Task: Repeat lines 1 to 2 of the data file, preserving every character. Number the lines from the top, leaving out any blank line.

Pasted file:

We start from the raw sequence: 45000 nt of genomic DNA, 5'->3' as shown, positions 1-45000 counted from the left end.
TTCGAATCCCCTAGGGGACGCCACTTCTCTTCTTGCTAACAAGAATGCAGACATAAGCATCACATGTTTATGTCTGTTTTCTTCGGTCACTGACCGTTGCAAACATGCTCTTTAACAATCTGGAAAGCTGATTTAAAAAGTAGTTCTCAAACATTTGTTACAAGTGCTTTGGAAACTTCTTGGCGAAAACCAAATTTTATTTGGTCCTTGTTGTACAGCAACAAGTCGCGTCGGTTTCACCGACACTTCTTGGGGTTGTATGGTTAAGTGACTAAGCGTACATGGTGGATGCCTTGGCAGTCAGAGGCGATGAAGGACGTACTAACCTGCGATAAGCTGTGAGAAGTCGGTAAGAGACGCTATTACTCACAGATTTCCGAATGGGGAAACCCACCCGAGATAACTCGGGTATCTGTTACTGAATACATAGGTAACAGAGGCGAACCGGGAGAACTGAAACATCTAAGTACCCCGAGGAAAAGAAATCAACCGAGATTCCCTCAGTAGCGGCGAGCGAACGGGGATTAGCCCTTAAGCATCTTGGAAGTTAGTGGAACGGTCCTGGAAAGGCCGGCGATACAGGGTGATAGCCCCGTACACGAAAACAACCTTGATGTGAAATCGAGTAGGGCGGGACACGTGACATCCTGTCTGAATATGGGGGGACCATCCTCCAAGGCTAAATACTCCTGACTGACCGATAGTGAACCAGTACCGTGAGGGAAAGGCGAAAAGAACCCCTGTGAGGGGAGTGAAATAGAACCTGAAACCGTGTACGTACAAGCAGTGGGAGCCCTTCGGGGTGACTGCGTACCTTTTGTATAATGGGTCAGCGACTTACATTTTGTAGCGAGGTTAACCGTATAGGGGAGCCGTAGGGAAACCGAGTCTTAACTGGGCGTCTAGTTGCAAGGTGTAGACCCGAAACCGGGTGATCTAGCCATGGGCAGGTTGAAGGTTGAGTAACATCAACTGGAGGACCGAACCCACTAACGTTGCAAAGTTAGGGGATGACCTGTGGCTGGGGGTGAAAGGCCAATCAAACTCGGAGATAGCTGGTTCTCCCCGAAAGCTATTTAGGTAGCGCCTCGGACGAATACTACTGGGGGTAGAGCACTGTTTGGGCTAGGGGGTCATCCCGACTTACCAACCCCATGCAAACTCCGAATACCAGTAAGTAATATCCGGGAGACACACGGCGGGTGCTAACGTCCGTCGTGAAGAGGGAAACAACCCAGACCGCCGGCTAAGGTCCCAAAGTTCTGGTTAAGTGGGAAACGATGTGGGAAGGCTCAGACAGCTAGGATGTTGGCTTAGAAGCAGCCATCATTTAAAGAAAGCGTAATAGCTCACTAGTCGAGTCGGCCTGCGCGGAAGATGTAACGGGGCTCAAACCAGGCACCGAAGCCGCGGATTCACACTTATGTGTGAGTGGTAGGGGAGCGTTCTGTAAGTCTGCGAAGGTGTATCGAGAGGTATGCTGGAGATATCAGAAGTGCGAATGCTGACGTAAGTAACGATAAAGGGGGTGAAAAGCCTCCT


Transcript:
We start from the raw sequence: 45000 nt of genomic DNA, 5'->3' as shown, positions 1-45000 counted from the left end.
TTCGAATCCCCTAGGGGACGCCACTTCTCTTCTTGCTAACAAGAATGCAGACATAAGCATCACATGTTTATGTCTGTTTTCTTCGGTCACTGACCGTTGCAAACATGCTCTTTAACAATCTGGAAAGCTGATTTAAAAAGTAGTTCTCAAACATTTGTTACAAGTGCTTTGGAAACTTCTTGGCGAAAACCAAATTTTATTTGGTCCTTGTTGTACAGCAACAAGTCGCGTCGGTTTCACCGACACTTCTTGGGGTTGTATGGTTAAGTGACTAAGCGTACATGGTGGATGCCTTGGCAGTCAGAGGCGATGAAGGACGTACTAACCTGCGATAAGCTGTGAGAAGTCGGTAAGAGACGCTATTACTCACAGATTTCCGAATGGGGAAACCCACCCGAGATAACTCGGGTATCTGTTACTGAATACATAGGTAACAGAGGCGAACCGGGAGAACTGAAACATCTAAGTACCCCGAGGAAAAGAAATCAACCGAGATTCCCTCAGTAGCGGCGAGCGAACGGGGATTAGCCCTTAAGCATCTTGGAAGTTAGTGGAACGGTCCTGGAAAGGCCGGCGATACAGGGTGATAGCCCCGTACACGAAAACAACCTTGATGTGAAATCGAGTAGGGCGGGACACGTGACATCCTGTCTGAATATGGGGGGACCATCCTCCAAGGCTAAATACTCCTGACTGACCGATAGTGAACCAGTACCGTGAGGGAAAGGCGAAAAGAACCCCTGTGAGGGGAGTGAAATAGAACCTGAAACCGTGTACGTACAAGCAGTGGGAGCCCTTCGGGGTGACTGCGTACCTTTTGTATAATGGGTCAGCGACTTACATTTTGTAGCGAGGTTAACCGTATAGGGGAGCCGTAGGGAAACCGAGTCTTAACTGGGCGTCTAGTTGCAAGGTGTAGACCCGAAACCGGGTGATCTAGCCATGGGCAGGTTGAAGGTTGAGTAACATCAACTGGAGGACCGAACCCACTAACGTTGCAAAGTTAGGGGATGACCTGTGGCTGGGGGTGAAAGGCCAATCAAACTCGGAGATAGCTGGTTCTCCCCGAAAGCTATTTAGGTAGCGCCTCGGACGAATACTACTGGGGGTAGAGCACTGTTTGGGCTAGGGGGTCATCCCGACTTACCAACCCCATGCAAACTCCGAATACCAGTAAGTAATATCCGGGAGACACACGGCGGGTGCTAACGTCCGTCGTGAAGAGGGAAACAACCCAGACCGCCGGCTAAGGTCCCAAAGTTCTGGTTAAGTGGGAAACGATGTGGGAAGGCTCAGACAGCTAGGATGTTGGCTTAGAAGCAGCCATCATTTAAAGAAAGCGTAATAGCTCACTAGTCGAGTCGGCCTGCGCGGAAGATGTAACGGGGCTCAAACCAGGCACCGAAGCCGCGGATTCACACTTATGTGTGAGTGGTAGGGGAGCGTTCTGTAAGTCTGCGAAGGTGTATCGAGAGGTATGCTGGAGATATCAGAAGTGCGAATGCTGACGTAAGTAACGATAAAGGGGGTGAAAAGCCTCCT